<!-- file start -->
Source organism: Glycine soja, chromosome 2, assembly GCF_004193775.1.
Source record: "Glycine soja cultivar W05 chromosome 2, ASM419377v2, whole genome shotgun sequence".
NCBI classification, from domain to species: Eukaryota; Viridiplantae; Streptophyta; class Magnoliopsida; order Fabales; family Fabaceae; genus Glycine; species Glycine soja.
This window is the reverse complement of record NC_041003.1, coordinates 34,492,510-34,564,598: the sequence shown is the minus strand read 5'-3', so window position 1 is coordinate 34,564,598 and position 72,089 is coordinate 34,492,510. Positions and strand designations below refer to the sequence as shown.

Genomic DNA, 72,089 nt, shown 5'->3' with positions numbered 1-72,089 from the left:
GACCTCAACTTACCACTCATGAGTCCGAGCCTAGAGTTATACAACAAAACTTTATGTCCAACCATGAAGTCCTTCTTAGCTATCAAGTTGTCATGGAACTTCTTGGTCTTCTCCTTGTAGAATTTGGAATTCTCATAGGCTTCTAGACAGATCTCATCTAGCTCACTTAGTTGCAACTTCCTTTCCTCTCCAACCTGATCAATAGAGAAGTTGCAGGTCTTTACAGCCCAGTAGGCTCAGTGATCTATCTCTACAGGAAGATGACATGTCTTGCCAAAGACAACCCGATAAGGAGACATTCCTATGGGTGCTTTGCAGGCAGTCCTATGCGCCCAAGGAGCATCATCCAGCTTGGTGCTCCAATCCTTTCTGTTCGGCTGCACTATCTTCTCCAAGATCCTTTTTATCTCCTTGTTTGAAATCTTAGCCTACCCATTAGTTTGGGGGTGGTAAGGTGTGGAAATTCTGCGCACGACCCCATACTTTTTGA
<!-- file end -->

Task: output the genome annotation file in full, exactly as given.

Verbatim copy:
Source organism: Glycine soja, chromosome 2, assembly GCF_004193775.1.
Source record: "Glycine soja cultivar W05 chromosome 2, ASM419377v2, whole genome shotgun sequence".
NCBI classification, from domain to species: Eukaryota; Viridiplantae; Streptophyta; class Magnoliopsida; order Fabales; family Fabaceae; genus Glycine; species Glycine soja.
This window is the reverse complement of record NC_041003.1, coordinates 34,492,510-34,564,598: the sequence shown is the minus strand read 5'-3', so window position 1 is coordinate 34,564,598 and position 72,089 is coordinate 34,492,510. Positions and strand designations below refer to the sequence as shown.

Genomic DNA, 72,089 nt, shown 5'->3' with positions numbered 1-72,089 from the left:
GACCTCAACTTACCACTCATGAGTCCGAGCCTAGAGTTATACAACAAAACTTTATGTCCAACCATGAAGTCCTTCTTAGCTATCAAGTTGTCATGGAACTTCTTGGTCTTCTCCTTGTAGAATTTGGAATTCTCATAGGCTTCTAGACAGATCTCATCTAGCTCACTTAGTTGCAACTTCCTTTCCTCTCCAACCTGATCAATAGAGAAGTTGCAGGTCTTTACAGCCCAGTAGGCTCAGTGATCTATCTCTACAGGAAGATGACATGTCTTGCCAAAGACAACCCGATAAGGAGACATTCCTATGGGTGCTTTGCAGGCAGTCCTATGCGCCCAAGGAGCATCATCCAGCTTGGTGCTCCAATCCTTTCTGTTCGGCTGCACTATCTTCTCCAAGATCCTTTTTATCTCCTTGTTTGAAATCTTAGCCTACCCATTAGTTTGGGGGTGGTAAGGTGTGGAAATTCTGCGCACGACCCCATACTTTTTGA